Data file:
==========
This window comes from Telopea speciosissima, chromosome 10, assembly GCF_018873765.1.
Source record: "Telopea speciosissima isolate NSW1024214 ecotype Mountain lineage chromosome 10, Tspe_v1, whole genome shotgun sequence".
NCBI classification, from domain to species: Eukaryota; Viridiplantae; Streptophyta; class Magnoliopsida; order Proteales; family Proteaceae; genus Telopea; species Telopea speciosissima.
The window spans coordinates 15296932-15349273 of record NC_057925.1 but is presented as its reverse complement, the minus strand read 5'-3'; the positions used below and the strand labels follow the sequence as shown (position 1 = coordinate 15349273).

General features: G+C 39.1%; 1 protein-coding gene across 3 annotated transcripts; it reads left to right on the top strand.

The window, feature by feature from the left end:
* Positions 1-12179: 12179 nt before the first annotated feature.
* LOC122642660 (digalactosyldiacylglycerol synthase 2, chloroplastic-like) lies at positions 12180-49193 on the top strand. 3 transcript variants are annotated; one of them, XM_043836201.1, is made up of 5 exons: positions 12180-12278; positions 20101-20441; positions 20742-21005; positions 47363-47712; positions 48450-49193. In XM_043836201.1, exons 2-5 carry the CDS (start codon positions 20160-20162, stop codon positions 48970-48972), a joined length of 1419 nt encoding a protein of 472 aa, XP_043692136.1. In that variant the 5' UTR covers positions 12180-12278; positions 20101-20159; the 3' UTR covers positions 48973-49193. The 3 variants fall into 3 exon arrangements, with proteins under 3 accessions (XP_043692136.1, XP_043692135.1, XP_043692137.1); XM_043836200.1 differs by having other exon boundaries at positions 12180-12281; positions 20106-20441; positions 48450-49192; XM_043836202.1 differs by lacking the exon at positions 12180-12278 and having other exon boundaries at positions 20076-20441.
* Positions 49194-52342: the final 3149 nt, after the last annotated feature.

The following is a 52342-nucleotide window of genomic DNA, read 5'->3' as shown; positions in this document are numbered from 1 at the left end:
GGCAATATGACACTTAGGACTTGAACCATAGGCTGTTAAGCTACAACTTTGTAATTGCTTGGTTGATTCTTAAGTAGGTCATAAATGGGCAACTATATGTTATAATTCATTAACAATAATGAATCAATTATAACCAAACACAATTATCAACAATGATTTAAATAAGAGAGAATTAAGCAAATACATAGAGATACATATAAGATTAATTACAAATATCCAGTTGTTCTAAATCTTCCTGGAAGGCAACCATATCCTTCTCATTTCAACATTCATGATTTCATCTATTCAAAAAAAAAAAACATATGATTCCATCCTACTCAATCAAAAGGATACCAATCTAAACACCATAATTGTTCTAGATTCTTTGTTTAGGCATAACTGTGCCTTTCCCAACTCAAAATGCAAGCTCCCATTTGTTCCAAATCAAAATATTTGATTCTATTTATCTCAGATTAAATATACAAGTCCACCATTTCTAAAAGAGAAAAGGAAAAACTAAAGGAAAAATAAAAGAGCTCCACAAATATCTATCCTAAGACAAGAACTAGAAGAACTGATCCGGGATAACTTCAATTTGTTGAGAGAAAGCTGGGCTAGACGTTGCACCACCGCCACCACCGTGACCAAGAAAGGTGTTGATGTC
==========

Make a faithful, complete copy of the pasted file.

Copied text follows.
This window comes from Telopea speciosissima, chromosome 10, assembly GCF_018873765.1.
Source record: "Telopea speciosissima isolate NSW1024214 ecotype Mountain lineage chromosome 10, Tspe_v1, whole genome shotgun sequence".
NCBI classification, from domain to species: Eukaryota; Viridiplantae; Streptophyta; class Magnoliopsida; order Proteales; family Proteaceae; genus Telopea; species Telopea speciosissima.
The window spans coordinates 15296932-15349273 of record NC_057925.1 but is presented as its reverse complement, the minus strand read 5'-3'; the positions used below and the strand labels follow the sequence as shown (position 1 = coordinate 15349273).

General features: G+C 39.1%; 1 protein-coding gene across 3 annotated transcripts; it reads left to right on the top strand.

The window, feature by feature from the left end:
* Positions 1-12179: 12179 nt before the first annotated feature.
* LOC122642660 (digalactosyldiacylglycerol synthase 2, chloroplastic-like) lies at positions 12180-49193 on the top strand. 3 transcript variants are annotated; one of them, XM_043836201.1, is made up of 5 exons: positions 12180-12278; positions 20101-20441; positions 20742-21005; positions 47363-47712; positions 48450-49193. In XM_043836201.1, exons 2-5 carry the CDS (start codon positions 20160-20162, stop codon positions 48970-48972), a joined length of 1419 nt encoding a protein of 472 aa, XP_043692136.1. In that variant the 5' UTR covers positions 12180-12278; positions 20101-20159; the 3' UTR covers positions 48973-49193. The 3 variants fall into 3 exon arrangements, with proteins under 3 accessions (XP_043692136.1, XP_043692135.1, XP_043692137.1); XM_043836200.1 differs by having other exon boundaries at positions 12180-12281; positions 20106-20441; positions 48450-49192; XM_043836202.1 differs by lacking the exon at positions 12180-12278 and having other exon boundaries at positions 20076-20441.
* Positions 49194-52342: the final 3149 nt, after the last annotated feature.

The following is a 52342-nucleotide window of genomic DNA, read 5'->3' as shown; positions in this document are numbered from 1 at the left end:
GGCAATATGACACTTAGGACTTGAACCATAGGCTGTTAAGCTACAACTTTGTAATTGCTTGGTTGATTCTTAAGTAGGTCATAAATGGGCAACTATATGTTATAATTCATTAACAATAATGAATCAATTATAACCAAACACAATTATCAACAATGATTTAAATAAGAGAGAATTAAGCAAATACATAGAGATACATATAAGATTAATTACAAATATCCAGTTGTTCTAAATCTTCCTGGAAGGCAACCATATCCTTCTCATTTCAACATTCATGATTTCATCTATTCAAAAAAAAAAAACATATGATTCCATCCTACTCAATCAAAAGGATACCAATCTAAACACCATAATTGTTCTAGATTCTTTGTTTAGGCATAACTGTGCCTTTCCCAACTCAAAATGCAAGCTCCCATTTGTTCCAAATCAAAATATTTGATTCTATTTATCTCAGATTAAATATACAAGTCCACCATTTCTAAAAGAGAAAAGGAAAAACTAAAGGAAAAATAAAAGAGCTCCACAAATATCTATCCTAAGACAAGAACTAGAAGAACTGATCCGGGATAACTTCAATTTGTTGAGAGAAAGCTGGGCTAGACGTTGCACCACCGCCACCACCGTGACCAAGAAAGGTGTTGATGTC